Bill C-14 would allow Canada emergency rent subsidy (CERS) prior to payment of certain eligible expenses and would introduce enhanced Canada child benefits.
These measures received first reading in the House of Commons on 2 December 2020, with enactment expected soon.
The CERS generally allows eligible businesses, charities, and non-profits that have suffered a revenue drop to claim a subsidy of up to 65% of eligible expenses. Eligible expenses for a qualifying period may include (with exceptions) commercial rent, property taxes, property insurance, and interest on commercial mortgages (subject to limits). Further, the government also instituted a “lockdown support subsidy” of 25% of eligible expenses for organizations temporarily shut down due to a mandatory qualifying public health order. The CERS and lockdown support subsidy were enacted as part of Bill C-9, effective beginning September 27, 2020. These rules required amounts to be paid in order to qualify as eligible expenses; however, Finance announced intentions to introduce additional legislation to allow eligible entities to claim the subsidy when they became due (instead of when they were paid) as long as certain conditions were met. The CRA also announced that it would process claims on this basis.
Finance delivered the 2020 Fall Economic Update on 30 November 2020, that includes new measures that affect corporate and individual (personal) taxpayers and extends several COVID-19 relief measures, including the CERS and the lockdown support subsidy to 13 March 2021 (as well as a temporary increase to the amount of the Canada child benefit for 2021).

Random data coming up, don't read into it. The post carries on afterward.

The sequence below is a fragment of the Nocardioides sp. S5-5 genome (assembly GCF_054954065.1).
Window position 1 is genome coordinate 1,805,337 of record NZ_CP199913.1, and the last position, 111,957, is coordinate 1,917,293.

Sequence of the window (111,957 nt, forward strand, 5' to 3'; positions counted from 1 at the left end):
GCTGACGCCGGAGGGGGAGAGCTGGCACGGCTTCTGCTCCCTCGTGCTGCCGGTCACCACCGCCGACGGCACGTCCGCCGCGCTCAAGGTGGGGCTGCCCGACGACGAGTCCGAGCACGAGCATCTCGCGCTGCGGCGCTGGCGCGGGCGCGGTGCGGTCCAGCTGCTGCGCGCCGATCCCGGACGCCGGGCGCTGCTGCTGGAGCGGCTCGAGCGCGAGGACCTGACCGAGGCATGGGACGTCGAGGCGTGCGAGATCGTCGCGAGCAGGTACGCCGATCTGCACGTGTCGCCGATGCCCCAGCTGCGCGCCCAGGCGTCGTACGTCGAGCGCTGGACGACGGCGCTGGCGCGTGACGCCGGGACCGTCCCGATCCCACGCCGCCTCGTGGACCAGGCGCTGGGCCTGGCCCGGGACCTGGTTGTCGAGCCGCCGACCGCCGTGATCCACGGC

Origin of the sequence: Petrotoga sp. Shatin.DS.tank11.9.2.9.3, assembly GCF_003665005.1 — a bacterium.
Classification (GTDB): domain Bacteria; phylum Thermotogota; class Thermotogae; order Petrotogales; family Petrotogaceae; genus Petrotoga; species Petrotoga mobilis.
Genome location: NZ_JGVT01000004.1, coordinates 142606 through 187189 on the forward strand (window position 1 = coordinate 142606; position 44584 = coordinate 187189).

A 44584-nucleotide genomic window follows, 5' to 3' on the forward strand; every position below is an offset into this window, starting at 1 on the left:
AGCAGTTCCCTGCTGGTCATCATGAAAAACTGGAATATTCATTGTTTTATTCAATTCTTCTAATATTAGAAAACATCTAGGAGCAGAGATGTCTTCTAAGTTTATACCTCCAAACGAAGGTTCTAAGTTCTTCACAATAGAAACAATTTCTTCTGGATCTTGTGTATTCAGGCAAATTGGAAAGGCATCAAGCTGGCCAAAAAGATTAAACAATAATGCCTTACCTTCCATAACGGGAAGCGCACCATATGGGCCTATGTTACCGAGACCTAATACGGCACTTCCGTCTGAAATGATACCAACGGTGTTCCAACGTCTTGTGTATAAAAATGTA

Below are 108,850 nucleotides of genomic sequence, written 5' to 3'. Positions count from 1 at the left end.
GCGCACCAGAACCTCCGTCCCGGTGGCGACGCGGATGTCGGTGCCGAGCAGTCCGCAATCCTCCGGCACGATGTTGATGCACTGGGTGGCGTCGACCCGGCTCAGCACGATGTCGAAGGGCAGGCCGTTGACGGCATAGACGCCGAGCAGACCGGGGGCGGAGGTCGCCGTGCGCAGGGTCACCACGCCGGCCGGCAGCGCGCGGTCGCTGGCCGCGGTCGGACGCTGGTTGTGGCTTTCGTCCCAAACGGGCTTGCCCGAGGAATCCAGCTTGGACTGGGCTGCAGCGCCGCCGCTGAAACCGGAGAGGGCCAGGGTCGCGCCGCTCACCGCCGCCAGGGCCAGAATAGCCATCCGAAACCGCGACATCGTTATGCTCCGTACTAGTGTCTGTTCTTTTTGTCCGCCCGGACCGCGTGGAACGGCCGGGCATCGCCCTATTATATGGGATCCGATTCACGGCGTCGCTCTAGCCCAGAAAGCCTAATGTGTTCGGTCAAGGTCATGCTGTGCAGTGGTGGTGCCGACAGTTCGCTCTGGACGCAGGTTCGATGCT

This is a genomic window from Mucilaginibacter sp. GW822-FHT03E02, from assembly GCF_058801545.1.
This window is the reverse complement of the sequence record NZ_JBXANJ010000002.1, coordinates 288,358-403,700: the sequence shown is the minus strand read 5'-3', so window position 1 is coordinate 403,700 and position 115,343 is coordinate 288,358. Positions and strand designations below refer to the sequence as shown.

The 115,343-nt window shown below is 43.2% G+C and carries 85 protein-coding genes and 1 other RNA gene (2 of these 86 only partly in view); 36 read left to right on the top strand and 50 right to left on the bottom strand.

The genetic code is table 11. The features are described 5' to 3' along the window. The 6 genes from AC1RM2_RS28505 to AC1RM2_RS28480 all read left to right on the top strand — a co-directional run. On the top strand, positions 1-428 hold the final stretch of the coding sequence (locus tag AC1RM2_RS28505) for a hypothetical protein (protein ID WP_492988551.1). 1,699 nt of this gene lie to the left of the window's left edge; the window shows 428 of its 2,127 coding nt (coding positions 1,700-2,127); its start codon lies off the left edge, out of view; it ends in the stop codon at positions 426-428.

Bill C-14 includes a new rule that would deem that an eligible entity has paid the eligible expense on the date it first became due, as long as the eligible entity attests that it intends to (and does) pay the amount within 60 days of receiving the subsidy. The new “deeming rule” provides relief for claimants who would otherwise have had to pay an amount within a particular qualifying period for the amount to be considered an eligible expense on which they could claim the subsidy.
Bill C-14 also would introduce additional Canada child benefit payments, allowing eligible families with four additional amounts (up to a total of $1,200*) in 2021. Quarterly payments would be provided in January, April, July or October 2021 as follows:
Read a December 2020 report prepared by the KPMG member firm in Canada
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